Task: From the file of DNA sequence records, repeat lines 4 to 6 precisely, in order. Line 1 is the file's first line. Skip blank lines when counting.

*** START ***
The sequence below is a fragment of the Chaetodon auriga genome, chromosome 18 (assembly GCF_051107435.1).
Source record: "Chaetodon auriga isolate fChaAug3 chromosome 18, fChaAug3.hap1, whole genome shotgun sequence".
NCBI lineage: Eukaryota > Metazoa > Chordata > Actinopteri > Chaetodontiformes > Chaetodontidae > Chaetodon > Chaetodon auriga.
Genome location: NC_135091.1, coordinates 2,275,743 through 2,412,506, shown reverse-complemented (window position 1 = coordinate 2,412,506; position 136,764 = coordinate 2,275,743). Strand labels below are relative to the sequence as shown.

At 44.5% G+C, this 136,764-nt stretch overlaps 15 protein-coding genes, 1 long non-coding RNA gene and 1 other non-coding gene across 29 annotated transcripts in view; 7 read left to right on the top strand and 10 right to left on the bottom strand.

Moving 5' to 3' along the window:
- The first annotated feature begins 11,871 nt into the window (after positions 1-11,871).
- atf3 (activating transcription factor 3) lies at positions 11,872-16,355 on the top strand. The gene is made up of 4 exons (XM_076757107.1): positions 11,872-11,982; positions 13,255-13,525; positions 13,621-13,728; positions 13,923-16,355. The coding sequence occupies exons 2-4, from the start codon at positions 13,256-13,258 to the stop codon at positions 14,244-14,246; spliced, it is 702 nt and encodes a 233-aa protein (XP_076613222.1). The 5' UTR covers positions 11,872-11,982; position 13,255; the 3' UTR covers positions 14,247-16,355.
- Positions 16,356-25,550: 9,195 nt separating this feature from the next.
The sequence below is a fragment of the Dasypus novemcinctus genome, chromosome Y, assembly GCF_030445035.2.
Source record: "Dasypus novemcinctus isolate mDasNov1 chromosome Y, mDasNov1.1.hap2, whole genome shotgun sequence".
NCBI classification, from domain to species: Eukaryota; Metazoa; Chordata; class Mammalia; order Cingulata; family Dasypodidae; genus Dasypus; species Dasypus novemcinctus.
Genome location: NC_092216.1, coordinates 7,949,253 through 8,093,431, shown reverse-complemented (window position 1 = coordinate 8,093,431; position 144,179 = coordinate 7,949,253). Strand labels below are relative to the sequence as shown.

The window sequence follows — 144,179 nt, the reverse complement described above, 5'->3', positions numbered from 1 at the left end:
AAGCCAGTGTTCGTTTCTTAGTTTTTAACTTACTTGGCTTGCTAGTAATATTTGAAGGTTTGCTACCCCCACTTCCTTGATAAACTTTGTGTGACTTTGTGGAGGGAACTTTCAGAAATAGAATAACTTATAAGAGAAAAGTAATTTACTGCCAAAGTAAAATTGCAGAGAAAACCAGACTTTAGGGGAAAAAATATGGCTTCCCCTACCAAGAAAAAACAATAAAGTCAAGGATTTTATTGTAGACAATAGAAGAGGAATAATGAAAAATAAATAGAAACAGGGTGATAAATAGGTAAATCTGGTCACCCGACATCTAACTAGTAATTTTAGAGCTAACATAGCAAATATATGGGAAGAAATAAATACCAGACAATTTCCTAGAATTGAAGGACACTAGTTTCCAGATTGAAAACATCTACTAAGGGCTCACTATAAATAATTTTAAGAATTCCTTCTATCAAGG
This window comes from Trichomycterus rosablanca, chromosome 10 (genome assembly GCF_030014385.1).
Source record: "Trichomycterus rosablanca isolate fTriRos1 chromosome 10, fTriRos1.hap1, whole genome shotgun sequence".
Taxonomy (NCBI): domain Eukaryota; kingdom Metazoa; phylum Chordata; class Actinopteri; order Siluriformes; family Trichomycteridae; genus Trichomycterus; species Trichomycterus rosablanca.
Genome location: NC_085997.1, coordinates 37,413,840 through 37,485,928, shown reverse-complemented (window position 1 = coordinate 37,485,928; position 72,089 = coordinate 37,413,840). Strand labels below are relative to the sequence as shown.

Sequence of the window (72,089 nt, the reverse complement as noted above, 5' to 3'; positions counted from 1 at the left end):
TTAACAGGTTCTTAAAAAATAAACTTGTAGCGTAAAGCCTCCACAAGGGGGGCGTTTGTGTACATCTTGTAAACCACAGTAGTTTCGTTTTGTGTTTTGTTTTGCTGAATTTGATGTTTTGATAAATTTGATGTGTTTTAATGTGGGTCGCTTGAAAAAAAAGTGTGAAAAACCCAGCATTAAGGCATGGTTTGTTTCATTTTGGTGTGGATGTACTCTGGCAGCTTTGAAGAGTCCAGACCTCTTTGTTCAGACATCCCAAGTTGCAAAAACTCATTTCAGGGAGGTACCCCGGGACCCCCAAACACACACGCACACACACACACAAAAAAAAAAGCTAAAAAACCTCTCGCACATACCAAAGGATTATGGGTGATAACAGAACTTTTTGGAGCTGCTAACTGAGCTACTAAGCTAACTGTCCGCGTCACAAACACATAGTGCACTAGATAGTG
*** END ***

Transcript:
Genome location: NC_135091.1, coordinates 2,275,743 through 2,412,506, shown reverse-complemented (window position 1 = coordinate 2,412,506; position 136,764 = coordinate 2,275,743). Strand labels below are relative to the sequence as shown.

At 44.5% G+C, this 136,764-nt stretch overlaps 15 protein-coding genes, 1 long non-coding RNA gene and 1 other non-coding gene across 29 annotated transcripts in view; 7 read left to right on the top strand and 10 right to left on the bottom strand.

Moving 5' to 3' along the window: